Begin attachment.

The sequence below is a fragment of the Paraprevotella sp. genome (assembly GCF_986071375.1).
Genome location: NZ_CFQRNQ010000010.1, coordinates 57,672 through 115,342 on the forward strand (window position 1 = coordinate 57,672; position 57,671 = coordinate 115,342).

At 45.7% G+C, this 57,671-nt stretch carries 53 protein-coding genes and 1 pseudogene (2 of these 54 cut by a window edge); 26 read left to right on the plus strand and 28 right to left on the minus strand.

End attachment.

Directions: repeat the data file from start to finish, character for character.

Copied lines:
The sequence below is a fragment of the Paraprevotella sp. genome (assembly GCF_986071375.1).
Genome location: NZ_CFQRNQ010000010.1, coordinates 57,672 through 115,342 on the forward strand (window position 1 = coordinate 57,672; position 57,671 = coordinate 115,342).

At 45.7% G+C, this 57,671-nt stretch carries 53 protein-coding genes and 1 pseudogene (2 of these 54 cut by a window edge); 26 read left to right on the plus strand and 28 right to left on the minus strand.